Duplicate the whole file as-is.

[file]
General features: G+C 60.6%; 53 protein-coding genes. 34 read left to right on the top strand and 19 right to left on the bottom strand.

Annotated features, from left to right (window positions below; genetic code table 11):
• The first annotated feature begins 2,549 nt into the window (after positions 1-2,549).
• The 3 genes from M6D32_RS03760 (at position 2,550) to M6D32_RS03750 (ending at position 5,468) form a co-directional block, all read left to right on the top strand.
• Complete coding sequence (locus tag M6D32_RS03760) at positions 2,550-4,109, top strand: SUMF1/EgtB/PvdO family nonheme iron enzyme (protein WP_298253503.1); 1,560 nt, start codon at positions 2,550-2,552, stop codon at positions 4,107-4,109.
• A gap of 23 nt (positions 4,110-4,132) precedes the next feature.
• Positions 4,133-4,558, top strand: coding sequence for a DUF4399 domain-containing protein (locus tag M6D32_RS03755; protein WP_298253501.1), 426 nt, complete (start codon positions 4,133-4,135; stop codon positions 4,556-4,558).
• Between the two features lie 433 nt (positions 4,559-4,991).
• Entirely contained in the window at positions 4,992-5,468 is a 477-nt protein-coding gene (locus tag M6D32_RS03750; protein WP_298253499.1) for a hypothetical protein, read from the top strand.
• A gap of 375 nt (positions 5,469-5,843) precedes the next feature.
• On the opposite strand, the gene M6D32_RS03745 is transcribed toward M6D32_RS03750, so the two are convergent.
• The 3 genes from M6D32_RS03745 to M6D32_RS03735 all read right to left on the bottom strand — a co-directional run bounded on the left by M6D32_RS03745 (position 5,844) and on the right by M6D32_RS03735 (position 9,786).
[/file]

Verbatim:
General features: G+C 60.6%; 53 protein-coding genes. 34 read left to right on the top strand and 19 right to left on the bottom strand.

Annotated features, from left to right (window positions below; genetic code table 11):
• The first annotated feature begins 2,549 nt into the window (after positions 1-2,549).
• The 3 genes from M6D32_RS03760 (at position 2,550) to M6D32_RS03750 (ending at position 5,468) form a co-directional block, all read left to right on the top strand.
• Complete coding sequence (locus tag M6D32_RS03760) at positions 2,550-4,109, top strand: SUMF1/EgtB/PvdO family nonheme iron enzyme (protein WP_298253503.1); 1,560 nt, start codon at positions 2,550-2,552, stop codon at positions 4,107-4,109.
• A gap of 23 nt (positions 4,110-4,132) precedes the next feature.
• Positions 4,133-4,558, top strand: coding sequence for a DUF4399 domain-containing protein (locus tag M6D32_RS03755; protein WP_298253501.1), 426 nt, complete (start codon positions 4,133-4,135; stop codon positions 4,556-4,558).
• Between the two features lie 433 nt (positions 4,559-4,991).
• Entirely contained in the window at positions 4,992-5,468 is a 477-nt protein-coding gene (locus tag M6D32_RS03750; protein WP_298253499.1) for a hypothetical protein, read from the top strand.
• A gap of 375 nt (positions 5,469-5,843) precedes the next feature.
• On the opposite strand, the gene M6D32_RS03745 is transcribed toward M6D32_RS03750, so the two are convergent.
• The 3 genes from M6D32_RS03745 to M6D32_RS03735 all read right to left on the bottom strand — a co-directional run bounded on the left by M6D32_RS03745 (position 5,844) and on the right by M6D32_RS03735 (position 9,786).